Currently, Bitcoin and many other cryptocurrencies like Lisk are safeguarding their blockchain by having new entries to their respected platform do a little bit of work as in “proof of work basis” or staking some amount of tokens on “proof-of-stake basis” for developing dapps and forging blocks as is the case with Lisk.
Furthermore, for expanding its blockchain, bitcoin uses Hashcash puzzles that were developed by Adam Back in the 1990s. Another interesting point is that a lot of financial companies are yet to consider decentralized blockchains as a priority in their business.
In short, they’re still on the fence when it comes to incorporating blockchain as a part of their business. To prove this point here is an analogy. In 2016, venture capital investment for blockchain-related ventures was deterring in the USA but increasing in China.
Permissioned (private) Blockchain
Distributed ledgers i.e. permission-based or rather private blockchains employ an access control layer for the purpose of governing who should be given access to their network and who should be denied his/her access. In comparison to the public blockchain networks, validators i.e. miners on these types of private chain networks are scrutinized by the network owner himself (Steemit is one example that comes to mind). Neither are they dependant on any xyz person/node for verifying transactions nor do they stand to gain anything from the network effect.
Permissioned blockchains can also be referred to as ‘consortium’ or ‘hybrid’ blockchains.
The New York Times also illustrated in its editions of 2016 and 2017 that several corporations are starting to make use of these types of private blockchain networks that are free from the shackles of the public system.
Since everything has its own pros and cons blockchain technology has also enjoyed its fair share of disadvantages.
Here are a few of them:
- Lack of Trust:- Since a public or a permissionless blockchain is decentralized in nature you cannot hold a central authority responsible in case you get scammed. In this case, you need to deal with this situation yourself and if friends, family, google, youtube, yahoo, bing are of any assistance then awesome. Otherwise, do what you can or forget about your money due to your lack of vigilance and responsibility.
- Speculative markets:- Due to the fact that the crypto market is subject to extreme levels of volatility makes investing in cryptocurrencies pretty challenging for the risk-averse type of investors.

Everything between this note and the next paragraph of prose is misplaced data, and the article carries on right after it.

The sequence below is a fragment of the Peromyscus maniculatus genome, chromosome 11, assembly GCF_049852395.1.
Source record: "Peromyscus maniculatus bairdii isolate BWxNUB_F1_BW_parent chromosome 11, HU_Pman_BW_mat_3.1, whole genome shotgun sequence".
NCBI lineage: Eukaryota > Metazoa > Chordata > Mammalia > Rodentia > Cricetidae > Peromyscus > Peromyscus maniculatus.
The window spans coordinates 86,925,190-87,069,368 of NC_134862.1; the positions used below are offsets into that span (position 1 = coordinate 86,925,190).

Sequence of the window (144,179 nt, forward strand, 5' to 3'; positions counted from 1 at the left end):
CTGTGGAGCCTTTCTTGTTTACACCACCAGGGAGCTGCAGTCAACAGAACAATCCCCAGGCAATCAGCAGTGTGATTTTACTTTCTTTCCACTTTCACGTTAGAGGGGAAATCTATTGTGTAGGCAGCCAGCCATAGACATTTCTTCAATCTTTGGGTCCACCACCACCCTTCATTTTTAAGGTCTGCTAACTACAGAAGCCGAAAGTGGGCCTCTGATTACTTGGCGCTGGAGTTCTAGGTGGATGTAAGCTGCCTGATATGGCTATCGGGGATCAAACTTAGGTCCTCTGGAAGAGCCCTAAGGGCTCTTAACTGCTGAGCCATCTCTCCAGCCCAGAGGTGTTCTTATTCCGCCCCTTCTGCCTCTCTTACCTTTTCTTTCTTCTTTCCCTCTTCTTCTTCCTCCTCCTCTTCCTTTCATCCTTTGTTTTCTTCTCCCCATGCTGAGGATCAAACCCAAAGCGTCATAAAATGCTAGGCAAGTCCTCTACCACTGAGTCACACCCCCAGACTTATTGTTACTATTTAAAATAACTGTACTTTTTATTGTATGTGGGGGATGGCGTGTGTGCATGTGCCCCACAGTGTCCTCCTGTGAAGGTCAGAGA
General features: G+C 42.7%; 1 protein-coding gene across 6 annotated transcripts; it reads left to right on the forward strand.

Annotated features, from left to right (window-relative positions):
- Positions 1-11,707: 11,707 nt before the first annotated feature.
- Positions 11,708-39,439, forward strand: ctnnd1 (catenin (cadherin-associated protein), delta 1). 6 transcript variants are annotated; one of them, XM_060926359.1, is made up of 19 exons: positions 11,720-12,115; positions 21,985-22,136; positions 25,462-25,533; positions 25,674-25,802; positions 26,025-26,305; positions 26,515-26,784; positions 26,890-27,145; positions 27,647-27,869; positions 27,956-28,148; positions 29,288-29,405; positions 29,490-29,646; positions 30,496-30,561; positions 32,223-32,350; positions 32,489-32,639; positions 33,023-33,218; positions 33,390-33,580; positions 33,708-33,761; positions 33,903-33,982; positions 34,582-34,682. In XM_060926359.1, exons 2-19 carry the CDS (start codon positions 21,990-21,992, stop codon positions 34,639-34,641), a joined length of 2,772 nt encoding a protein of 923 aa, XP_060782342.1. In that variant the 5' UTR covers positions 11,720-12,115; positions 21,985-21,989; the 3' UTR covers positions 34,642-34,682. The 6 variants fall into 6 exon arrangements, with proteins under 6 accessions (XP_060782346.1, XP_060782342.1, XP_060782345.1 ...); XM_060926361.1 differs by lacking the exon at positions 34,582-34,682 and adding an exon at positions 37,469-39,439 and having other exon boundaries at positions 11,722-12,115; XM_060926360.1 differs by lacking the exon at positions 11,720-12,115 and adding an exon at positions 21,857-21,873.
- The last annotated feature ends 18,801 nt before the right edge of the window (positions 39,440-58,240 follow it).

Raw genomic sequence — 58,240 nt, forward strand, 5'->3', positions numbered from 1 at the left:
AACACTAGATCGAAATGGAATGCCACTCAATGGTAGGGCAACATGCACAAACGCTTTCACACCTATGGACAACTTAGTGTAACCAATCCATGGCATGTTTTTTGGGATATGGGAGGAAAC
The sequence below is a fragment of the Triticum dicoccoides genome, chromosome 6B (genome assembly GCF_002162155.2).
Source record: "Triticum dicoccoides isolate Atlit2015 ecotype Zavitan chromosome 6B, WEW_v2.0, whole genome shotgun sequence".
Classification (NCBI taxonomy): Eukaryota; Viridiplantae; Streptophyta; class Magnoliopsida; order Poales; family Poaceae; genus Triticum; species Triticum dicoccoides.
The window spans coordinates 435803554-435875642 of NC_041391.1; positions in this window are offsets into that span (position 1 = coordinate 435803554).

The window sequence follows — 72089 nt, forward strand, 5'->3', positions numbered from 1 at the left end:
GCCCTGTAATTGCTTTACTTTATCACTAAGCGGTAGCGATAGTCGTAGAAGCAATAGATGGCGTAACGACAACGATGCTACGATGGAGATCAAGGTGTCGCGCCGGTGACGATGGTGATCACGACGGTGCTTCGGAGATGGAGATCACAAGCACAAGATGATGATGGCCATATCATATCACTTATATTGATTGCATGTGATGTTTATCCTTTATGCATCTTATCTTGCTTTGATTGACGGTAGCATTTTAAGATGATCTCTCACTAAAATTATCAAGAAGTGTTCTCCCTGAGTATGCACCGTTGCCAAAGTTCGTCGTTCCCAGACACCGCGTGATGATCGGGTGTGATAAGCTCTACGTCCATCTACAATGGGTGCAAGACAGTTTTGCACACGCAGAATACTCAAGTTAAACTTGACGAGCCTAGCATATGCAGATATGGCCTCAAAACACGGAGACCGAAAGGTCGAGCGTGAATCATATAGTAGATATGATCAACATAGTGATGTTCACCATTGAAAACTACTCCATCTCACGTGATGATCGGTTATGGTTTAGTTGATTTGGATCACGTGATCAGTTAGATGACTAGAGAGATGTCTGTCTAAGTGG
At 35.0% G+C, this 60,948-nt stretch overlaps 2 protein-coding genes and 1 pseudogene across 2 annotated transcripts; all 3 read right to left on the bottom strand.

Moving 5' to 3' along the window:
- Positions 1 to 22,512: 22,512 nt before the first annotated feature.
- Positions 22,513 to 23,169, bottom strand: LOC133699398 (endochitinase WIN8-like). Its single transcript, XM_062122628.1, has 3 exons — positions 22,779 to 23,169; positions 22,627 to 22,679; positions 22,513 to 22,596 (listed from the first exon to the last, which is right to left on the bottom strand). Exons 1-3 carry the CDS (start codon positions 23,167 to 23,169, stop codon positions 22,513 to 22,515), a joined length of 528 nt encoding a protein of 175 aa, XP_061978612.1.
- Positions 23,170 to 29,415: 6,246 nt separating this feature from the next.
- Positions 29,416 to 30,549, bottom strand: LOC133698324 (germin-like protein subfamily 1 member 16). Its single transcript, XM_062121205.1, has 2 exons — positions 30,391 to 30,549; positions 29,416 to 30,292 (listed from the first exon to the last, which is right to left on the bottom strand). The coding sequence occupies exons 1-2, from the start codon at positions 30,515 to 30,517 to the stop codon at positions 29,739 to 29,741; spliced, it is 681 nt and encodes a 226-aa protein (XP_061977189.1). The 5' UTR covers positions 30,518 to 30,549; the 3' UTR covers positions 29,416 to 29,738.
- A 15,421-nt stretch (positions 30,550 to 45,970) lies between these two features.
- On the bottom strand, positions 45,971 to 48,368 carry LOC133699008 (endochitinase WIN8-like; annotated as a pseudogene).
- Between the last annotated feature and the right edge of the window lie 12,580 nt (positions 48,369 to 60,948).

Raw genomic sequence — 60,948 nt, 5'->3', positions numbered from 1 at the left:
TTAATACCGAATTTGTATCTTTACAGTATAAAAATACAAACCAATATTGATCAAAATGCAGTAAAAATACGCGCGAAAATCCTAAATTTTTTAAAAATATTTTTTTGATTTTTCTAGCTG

- Not Eco-friendly:- The mining of Bitcoin is pretty expensive as it costs not only a lot of money for buying hardware but also the amount of electricity consumed and the amount of fossil fuels burned to be able to generate that level of electricity for the mining equipment to do its job and earn you your money does not have a favourable impact on the environment.
The degree or rather the scale of damage varies from person to person, one laptop, desktop to another and one rig, farm to another.
In short, it’s way off the mark in terms of efficiency.
4).Time-consuming:- It takes about 10 minutes for a block to get added on to the bitcoin blockchain and you could be waiting for hours and sometimes even days to get your Bitcoin which is kind of frustrating, to say the least.
5). Immutable smart contracts:- This means that all the code that is written into a smart contract is fixed and cannot be changed. Now what this means is that if a random Joe gets hold of a loophole in any respected smart contracted then he could exploit it to his advantage. This is how the DAO ( Distributed Autonomous Organisation) incident happened.
Implications of Blockchain Technology
Blockchain technology can be integrated into multiple areas. The primary use of blockchains today is as a distributed ledger for cryptocurrencies, most notably bitcoin. While a few central banks, in countries such as India, China, United States, Sweden, Singapore, South Africa and the United Kingdom are studying issuance of a Central Bank Issued Cryptocurrency (CICC), none have done so thus far. Besides that, there are several implications of blockchain technology like smart contracts and dapps, etc.
And with that, it’s a wrap for this post I hope you enjoyed it. It took an exceptionally long time to put together. But if it isn’t accurate, interesting and informative then it isn’t a post deserving to be on Coingyan. Have a nice day guy and as always remember to follow us on Facebook, Twitter, Instagram, Youtube.